1/2 cup chopped onion (or leave it out if you don't feel like chopping onion)
1/2 cup ketchup (will want to taste because odds are good you'll end up adding more)
1 tbsp yellow mustard
1 tbsp Worcestershire sauce
1 tbsp white vinegar
1/4 tsp celery seed (optional)

Brown beef and onion together.  Drain and put back in skillet.  Add the rest of the ingredients.  Taste.  Adjust as needed. Serve.

Chili is another easy go-to meal.  Try this Simple, Perfect Chili recipe but skip the masa harina and the beans to stay more on the paleo track.  This cornbread is sweet and super delicious.  Or forget paleo for a night and use this recipe and serve Frito Pie style.  Use either recipe to make chili dogs (sans buns) on another night when you don't feel like cooking.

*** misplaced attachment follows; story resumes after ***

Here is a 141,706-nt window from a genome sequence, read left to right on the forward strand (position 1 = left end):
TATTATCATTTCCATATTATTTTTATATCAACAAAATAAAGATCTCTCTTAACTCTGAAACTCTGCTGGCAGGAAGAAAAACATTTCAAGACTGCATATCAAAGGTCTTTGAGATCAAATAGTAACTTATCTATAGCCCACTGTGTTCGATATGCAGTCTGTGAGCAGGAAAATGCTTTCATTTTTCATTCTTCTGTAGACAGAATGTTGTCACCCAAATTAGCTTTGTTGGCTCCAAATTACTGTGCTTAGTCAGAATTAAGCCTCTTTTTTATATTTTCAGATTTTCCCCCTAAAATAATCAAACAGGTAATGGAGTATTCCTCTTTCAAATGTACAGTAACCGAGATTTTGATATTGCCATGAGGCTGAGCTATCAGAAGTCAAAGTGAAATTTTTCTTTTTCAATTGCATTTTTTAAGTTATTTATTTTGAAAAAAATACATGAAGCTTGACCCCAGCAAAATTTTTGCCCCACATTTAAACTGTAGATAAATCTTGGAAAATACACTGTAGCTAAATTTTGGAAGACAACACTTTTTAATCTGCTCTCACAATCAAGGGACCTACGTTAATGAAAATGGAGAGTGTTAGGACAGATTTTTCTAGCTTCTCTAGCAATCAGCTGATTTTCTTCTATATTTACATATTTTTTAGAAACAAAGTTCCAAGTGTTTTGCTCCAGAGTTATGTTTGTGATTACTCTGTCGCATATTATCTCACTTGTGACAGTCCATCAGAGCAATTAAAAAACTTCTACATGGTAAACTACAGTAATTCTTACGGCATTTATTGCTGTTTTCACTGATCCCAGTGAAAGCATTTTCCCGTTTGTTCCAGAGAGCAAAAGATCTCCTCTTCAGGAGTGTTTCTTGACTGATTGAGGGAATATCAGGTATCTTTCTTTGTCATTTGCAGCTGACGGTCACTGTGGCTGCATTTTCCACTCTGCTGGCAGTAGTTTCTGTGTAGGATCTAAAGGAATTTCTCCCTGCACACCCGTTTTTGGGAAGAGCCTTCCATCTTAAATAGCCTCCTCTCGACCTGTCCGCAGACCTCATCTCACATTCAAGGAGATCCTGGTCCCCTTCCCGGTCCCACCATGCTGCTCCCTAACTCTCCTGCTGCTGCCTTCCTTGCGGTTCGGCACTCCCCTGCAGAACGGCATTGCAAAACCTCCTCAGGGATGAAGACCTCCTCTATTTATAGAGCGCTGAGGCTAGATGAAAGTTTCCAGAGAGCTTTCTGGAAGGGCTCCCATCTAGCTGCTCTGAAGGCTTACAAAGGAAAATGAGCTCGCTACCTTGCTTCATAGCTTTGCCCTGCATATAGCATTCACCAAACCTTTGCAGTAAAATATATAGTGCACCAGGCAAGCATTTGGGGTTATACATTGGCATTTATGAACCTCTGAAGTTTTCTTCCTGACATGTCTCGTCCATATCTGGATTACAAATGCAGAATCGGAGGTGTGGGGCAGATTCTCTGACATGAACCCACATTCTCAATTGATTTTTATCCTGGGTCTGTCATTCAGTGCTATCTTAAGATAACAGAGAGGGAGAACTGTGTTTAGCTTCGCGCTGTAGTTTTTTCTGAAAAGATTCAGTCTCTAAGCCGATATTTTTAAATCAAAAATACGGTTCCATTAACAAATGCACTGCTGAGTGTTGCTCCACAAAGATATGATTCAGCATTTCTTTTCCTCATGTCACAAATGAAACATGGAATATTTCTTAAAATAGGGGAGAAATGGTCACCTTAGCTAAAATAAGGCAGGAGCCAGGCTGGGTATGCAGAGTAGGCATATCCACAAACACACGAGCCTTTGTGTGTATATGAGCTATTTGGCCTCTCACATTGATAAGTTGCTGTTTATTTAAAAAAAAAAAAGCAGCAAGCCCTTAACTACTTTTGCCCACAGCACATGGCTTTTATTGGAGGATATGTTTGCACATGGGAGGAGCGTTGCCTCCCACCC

I know what you're thinking right about now.  "Hey Lana - you said these were recipes for when I don't feel like cooking.  Hello.  Browning ground beef = cooking."


How about buying this gluten-free salmon (I get mine at Costco), baking some sweet potatoes, and opening a can of green beans?  Voila!  Supper is served.

If I'm really feeling lazy, I buy a caesar salad kit along with a rotisserie chicken.  I plate the salad and add chopped up chicken to the top.

If you don't mind doing a tiny bit of prep work in the morning in order to have nothing to do at supper time, break out the crock pot and make this soup.  (I skip the potatoes in this one)